Do you think asthma is just a childhood affliction? In fact, it affects people of all ages—but whether it's long-standing asthma or adult-onset asthma, this troublesome respiratory disease often goes underdiagnosed or undertreated in many older Americans.

The perception that only kids get asthma may be one reason why it’s often overlooked in older patients, but another is that asthma isn't well understood so diagnosing it can be challenging. Doctors may attribute asthma symptoms such as wheezing to another respiratory illness like chronic obstructive pulmonary disease (COPD) or to heart failure since these conditions have similar symptoms. To complicate matters, some older patients have both asthma and COPD.

What's more, many older people think certain lung disease symptoms—like shortness of breath—are due to aging and don't discuss the symptoms with their doctors. It's essential to get any respiratory problems properly diagnosed. See your doctor if you have any of these symptoms: shortness of breath, difficulty breathing, wheezing, coughing or chest tightness. Asthma symptoms may get worse at night and during physical activity.

Asthma affects 7 percent of people older than 65 and can appear at any time—you can even develop asthma in your 70s or 80s. Asthma in the elderly can be especially serious: When hospitalized for asthma, people older than 65 have a death rate 14 times higher than in asthma patients ages 18 to 35, according to a small study in the May 2012 issue of Annals of Allergy, Asthma & Immunology.

Generally, older asthma patients are hospitalized and visit emergency rooms for asthma-related complications more often than younger patients. And their complications from asthma attacks, such as respiratory failure, are far more dangerous. The researchers reported that older asthma patients were more likely to suffer from diabetes, arthritis, physical pain, hay fever, obesity, poor overall health and significantly worse quality of life. Such coexisting health conditions add to the challenge of effectively managing asthma. Eighty-nine percent of the asthma patients in the study were allergic to mold, pet dander or dust mites.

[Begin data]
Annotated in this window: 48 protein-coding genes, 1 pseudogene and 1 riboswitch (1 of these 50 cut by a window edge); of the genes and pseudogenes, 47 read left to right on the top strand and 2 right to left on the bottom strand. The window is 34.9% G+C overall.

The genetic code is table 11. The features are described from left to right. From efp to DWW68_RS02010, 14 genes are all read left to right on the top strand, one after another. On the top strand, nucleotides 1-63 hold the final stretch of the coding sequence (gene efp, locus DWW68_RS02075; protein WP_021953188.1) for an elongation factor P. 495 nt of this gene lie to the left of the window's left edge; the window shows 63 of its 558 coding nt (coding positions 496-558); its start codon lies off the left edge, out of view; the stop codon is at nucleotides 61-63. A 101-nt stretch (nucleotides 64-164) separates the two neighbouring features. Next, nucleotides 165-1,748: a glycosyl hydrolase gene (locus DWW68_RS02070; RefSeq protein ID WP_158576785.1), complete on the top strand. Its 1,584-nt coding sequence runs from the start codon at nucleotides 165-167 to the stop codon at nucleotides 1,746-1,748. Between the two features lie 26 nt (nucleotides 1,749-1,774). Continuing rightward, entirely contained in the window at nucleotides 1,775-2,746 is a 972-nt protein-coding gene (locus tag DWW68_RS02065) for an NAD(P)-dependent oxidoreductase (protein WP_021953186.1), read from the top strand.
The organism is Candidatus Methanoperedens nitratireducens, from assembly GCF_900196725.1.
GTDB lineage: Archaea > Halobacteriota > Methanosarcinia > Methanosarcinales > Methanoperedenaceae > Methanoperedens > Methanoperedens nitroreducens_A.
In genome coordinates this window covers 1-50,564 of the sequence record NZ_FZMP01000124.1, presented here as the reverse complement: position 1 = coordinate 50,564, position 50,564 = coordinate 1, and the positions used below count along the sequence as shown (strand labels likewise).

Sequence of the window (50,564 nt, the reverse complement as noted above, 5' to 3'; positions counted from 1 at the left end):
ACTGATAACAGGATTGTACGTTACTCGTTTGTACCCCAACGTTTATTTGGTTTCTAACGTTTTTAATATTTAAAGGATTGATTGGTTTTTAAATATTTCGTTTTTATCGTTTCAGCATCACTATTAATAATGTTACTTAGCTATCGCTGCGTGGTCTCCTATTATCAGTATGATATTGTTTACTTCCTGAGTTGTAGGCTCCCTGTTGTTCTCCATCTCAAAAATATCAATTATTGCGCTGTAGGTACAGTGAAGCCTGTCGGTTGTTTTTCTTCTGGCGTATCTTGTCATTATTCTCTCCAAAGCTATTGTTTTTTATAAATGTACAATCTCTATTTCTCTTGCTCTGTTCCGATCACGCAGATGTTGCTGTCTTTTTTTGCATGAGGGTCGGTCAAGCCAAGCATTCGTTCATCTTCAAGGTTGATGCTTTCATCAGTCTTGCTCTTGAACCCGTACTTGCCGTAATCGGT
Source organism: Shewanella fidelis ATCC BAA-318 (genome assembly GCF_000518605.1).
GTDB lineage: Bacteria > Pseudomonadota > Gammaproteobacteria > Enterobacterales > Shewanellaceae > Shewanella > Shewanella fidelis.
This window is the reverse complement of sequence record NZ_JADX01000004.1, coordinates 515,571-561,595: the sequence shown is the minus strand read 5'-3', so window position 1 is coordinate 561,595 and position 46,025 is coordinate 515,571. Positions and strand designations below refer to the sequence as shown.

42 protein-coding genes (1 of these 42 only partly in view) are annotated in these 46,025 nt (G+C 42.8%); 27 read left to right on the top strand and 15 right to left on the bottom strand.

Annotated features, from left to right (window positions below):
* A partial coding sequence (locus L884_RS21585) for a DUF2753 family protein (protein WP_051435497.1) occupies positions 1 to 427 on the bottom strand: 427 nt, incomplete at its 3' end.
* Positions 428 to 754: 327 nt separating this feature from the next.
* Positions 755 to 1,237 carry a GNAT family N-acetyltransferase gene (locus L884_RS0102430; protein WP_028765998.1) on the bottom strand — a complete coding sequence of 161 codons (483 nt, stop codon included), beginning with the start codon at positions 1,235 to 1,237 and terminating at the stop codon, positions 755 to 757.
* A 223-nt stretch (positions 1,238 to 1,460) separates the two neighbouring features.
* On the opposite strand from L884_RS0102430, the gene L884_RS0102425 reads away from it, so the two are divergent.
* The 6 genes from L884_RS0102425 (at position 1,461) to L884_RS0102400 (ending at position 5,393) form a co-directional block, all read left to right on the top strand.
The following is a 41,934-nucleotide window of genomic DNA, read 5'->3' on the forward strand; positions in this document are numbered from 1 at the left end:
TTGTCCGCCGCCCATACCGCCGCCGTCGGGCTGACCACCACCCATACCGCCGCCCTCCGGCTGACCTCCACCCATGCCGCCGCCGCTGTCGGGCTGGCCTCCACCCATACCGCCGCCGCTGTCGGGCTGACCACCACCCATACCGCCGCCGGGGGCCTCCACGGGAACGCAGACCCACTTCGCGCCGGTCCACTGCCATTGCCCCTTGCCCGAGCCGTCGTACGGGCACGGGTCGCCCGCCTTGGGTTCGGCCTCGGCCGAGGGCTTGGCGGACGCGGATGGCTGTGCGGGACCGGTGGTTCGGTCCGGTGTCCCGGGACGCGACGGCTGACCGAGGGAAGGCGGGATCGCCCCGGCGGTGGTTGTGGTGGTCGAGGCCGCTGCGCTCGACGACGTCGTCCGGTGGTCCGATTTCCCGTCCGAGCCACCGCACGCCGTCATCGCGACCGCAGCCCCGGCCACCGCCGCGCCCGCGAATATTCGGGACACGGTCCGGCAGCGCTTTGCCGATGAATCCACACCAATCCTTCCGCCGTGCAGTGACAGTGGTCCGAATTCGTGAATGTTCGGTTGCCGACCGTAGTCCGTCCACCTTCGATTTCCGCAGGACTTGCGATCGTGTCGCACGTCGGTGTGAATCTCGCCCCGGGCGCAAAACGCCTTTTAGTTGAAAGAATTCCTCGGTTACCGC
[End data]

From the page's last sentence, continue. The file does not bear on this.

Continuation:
Older patients also need greater amounts of medication to control their asthma symptoms. Yet, the study found that only 53 percent of older asthma patients used their prescribed inhalers. This may be partly because many elderly patients have difficulty using an inhaler. Poor dexterity or weakness may cause them to use inhalers improperly, resulting in insufficient doses, or to give up on them even though other options like a metered-dose device are available.

If you have asthma, review your treatment plan with your doctor. Know what to do in case of a severe asthma attack. And get your annual flu and pneumonia vaccines to avoid respiratory infections.

Publication Review By: the Editorial Staff at

Published: 17 Jul 2013

Last Modified: 17 Jul 2013